conversations oddly flat, and wondered if they were devised for her benefit. Sometimes, they even forced her to join in, and she did so resentfully, quite rightly detecting condescension in their voices. Something revivalist in their tone whenever they turned to her, antagonised her – ‘And what do
think, Mrs Dickens?’ or, with wonderful tolerance, ‘I’m afraid Mrs Dickens won’t agree with us at all.’ At election-times, Evalie said, benignly: ‘And how’s Labour getting on, Mrs D.?’ Isabella (who had been told not to, by Harry) said nothing. Mrs Dickens was torn in two today. She had loved Harry, who, as she said at home, was the one she could get sense out of; but he was dead now and beyond being hurt and she would above all like the Liberals to get a slap in the face at the by-election. Harry’s successor was a Lady Violet Liberal, although Harry himself had tended to be the Lady Megan kind. Mrs Dickens was Doctor Edith Labour, but shehad been brought up Liberal, she sometimes admitted, though not Lady Violet Liberal.
She looked quickly away from the cake Isabella was putting into the oven, as if she had glimpsed something indecent. It was bound to rise up in the middle and crack into two blackened peaks. Slack mixture. Hot oven. Salute to the British Housewife, she thought malignantly. All that we heard on the wireless in the war, not mentioning the wasted ingredients.
‘If you could ring up Mr Woods for me,’ Isabella said, when she was seeing Evalie off. ‘I may not get a chance with Vinny here.’
‘Oh, naturally, my dear. I only wish I could see him for an instant. Vinny, I mean.’
‘Yes, it is a pity,’ Isabella said firmly.
‘Never mind, I do have a vivid picture of him in my mind, from all you’ve said.’
‘Such as what?’
‘Oh, that kind, effeminate sort of man who is so nice to women.’
‘Vinny is extremely manly – very broad across the shoulders. He went half-round the world once, serving before the mast.’
‘My dear, you say everyone has served before the mast. Except me.’
Isabella, who hoped to tidy herself before Vinny came, did not reply.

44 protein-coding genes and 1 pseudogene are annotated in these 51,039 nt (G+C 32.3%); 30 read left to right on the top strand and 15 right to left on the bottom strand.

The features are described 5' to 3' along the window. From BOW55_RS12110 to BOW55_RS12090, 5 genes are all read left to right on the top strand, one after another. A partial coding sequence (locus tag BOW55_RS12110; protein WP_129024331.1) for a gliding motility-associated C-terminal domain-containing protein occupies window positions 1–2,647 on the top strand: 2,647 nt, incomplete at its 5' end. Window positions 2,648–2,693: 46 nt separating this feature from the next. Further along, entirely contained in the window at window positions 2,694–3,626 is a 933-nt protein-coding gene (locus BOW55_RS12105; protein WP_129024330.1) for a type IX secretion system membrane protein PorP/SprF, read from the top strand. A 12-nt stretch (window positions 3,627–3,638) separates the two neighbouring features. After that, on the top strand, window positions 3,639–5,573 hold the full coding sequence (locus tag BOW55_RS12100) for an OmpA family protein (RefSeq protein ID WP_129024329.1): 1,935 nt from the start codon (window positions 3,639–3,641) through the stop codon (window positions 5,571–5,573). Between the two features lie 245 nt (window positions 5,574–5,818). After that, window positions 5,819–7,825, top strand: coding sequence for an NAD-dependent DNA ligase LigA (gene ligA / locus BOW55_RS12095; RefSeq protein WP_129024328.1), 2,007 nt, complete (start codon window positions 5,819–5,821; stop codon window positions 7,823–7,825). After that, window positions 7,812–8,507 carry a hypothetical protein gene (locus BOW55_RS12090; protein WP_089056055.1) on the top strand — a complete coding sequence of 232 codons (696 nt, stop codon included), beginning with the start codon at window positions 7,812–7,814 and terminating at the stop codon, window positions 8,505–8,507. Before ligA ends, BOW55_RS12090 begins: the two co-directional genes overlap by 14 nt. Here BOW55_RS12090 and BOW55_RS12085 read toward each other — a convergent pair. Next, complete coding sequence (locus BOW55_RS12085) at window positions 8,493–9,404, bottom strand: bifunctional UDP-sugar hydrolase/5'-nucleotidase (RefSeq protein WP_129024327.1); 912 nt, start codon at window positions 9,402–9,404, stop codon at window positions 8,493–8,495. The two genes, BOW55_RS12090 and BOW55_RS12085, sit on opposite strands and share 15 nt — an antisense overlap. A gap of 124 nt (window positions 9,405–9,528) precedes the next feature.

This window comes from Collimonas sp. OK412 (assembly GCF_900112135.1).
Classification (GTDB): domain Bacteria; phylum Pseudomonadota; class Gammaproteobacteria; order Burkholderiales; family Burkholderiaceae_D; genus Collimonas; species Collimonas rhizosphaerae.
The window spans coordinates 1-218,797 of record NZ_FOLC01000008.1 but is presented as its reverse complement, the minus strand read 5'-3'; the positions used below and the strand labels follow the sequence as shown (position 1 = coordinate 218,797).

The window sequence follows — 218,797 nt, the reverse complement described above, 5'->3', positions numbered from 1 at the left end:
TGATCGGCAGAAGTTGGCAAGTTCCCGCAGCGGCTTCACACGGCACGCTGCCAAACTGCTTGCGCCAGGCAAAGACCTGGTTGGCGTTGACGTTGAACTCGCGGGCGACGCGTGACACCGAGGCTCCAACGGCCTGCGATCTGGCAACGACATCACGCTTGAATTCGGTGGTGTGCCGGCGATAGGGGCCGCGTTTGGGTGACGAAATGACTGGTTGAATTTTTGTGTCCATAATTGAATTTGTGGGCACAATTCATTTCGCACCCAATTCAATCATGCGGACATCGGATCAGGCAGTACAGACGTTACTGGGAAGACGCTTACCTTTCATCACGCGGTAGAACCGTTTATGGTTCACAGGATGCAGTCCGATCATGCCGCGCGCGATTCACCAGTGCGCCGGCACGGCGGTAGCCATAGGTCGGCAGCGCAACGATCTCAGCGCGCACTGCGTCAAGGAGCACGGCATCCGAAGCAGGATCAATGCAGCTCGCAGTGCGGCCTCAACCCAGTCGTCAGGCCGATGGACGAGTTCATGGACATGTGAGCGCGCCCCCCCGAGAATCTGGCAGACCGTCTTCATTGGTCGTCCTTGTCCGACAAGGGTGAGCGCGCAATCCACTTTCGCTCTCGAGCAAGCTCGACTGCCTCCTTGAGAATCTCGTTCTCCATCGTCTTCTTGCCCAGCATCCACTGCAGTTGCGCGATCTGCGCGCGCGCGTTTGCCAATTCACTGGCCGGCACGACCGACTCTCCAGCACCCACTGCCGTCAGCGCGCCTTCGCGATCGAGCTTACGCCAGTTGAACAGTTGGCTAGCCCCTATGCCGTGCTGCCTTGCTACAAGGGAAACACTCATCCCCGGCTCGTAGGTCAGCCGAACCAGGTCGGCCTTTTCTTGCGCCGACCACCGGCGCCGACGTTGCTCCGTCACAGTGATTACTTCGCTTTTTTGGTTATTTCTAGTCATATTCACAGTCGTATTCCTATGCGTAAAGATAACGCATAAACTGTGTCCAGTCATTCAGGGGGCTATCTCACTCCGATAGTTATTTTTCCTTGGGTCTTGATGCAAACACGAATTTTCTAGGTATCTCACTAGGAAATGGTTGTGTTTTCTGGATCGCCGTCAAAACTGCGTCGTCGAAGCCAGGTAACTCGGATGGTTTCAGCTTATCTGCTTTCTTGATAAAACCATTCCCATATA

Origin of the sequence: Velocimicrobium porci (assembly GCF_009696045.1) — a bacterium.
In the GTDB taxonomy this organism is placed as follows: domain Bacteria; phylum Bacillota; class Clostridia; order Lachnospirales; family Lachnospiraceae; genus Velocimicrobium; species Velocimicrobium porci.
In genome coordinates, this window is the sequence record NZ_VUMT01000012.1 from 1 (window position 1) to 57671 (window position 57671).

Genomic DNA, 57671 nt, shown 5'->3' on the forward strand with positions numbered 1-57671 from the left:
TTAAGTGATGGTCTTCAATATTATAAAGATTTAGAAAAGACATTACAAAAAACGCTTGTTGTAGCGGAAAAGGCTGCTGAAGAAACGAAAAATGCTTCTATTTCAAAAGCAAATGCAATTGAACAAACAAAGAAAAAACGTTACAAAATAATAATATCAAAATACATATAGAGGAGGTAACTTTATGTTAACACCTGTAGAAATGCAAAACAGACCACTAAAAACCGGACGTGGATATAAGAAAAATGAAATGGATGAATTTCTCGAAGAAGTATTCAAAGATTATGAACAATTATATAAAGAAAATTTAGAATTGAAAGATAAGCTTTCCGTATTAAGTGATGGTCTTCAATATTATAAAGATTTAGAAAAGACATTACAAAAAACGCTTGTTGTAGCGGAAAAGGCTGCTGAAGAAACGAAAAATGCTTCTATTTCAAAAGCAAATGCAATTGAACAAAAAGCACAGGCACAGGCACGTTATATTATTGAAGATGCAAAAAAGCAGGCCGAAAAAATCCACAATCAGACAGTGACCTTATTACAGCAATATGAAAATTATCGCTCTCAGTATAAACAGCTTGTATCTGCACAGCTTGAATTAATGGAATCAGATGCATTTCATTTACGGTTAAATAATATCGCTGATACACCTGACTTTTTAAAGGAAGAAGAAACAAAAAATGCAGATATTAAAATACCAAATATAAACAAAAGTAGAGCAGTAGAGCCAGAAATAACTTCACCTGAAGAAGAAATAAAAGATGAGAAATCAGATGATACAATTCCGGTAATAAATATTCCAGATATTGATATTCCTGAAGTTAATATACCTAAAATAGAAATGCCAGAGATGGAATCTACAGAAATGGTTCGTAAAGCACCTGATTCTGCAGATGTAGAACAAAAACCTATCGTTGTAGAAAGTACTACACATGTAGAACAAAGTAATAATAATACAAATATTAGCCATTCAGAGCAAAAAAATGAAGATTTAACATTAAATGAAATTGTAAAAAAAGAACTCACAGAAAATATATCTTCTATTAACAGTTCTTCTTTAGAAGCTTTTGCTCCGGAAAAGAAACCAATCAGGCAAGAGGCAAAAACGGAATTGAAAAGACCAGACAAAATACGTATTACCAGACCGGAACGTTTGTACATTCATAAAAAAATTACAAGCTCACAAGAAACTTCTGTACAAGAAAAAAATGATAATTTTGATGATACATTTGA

The garden-room was a small, dank bedroom on the ground floor. It had a glazed door opening on to a gravel path and shrubs, and oddments of furniture not needed in other parts of the house. Rose Kelsey apologised for everything and hoped, aloud, that the bed was properly aired. The room was only usedin summer emergencies, she explained, and this Vinny soon proved to himself by finding some old heather in the waste-paper basket, discarded, he supposed, by last year’s guests. He did not think he would be very comfortable. The carpet was worn away by so many gravelly boots coming in through the french window. An orange cover clung limply to the sagging bed. Rose said: ‘The children are above. I hope they won’t disturb you.’
Rose was the most English-looking woman he had ever seen. Her light-brown hair was taken back neatly in a bun; her carriage was straight, but stiff. She had grey eyes and a beautiful skin; large feet and lovely hands. Her clothes – as Isabella had warned him – were unconsidered; for she wore a satin blouse with her tweed suit and pale shiny stockings with brogues. Her manner was frigid, though she was not at a loss for words: in fact, she was rather brisk and under control and Vinny could not imagine her being otherwise. He had seen too many mothers like her – on railway platforms as the school-train went out, and standing on doorsteps in Harley Street with their children – to wonder how she had ever come to have a child. He now took that miracle for granted, supposing that everyone has their informal moments.
Such women are a product of English imperviousness and courage which contain both fanaticism and narrow loyalties. In foreign countries (and Rose seemed so much a soldier’s wife) the lack of sensuality was a defence and at times a maddening challenge. The attribute was always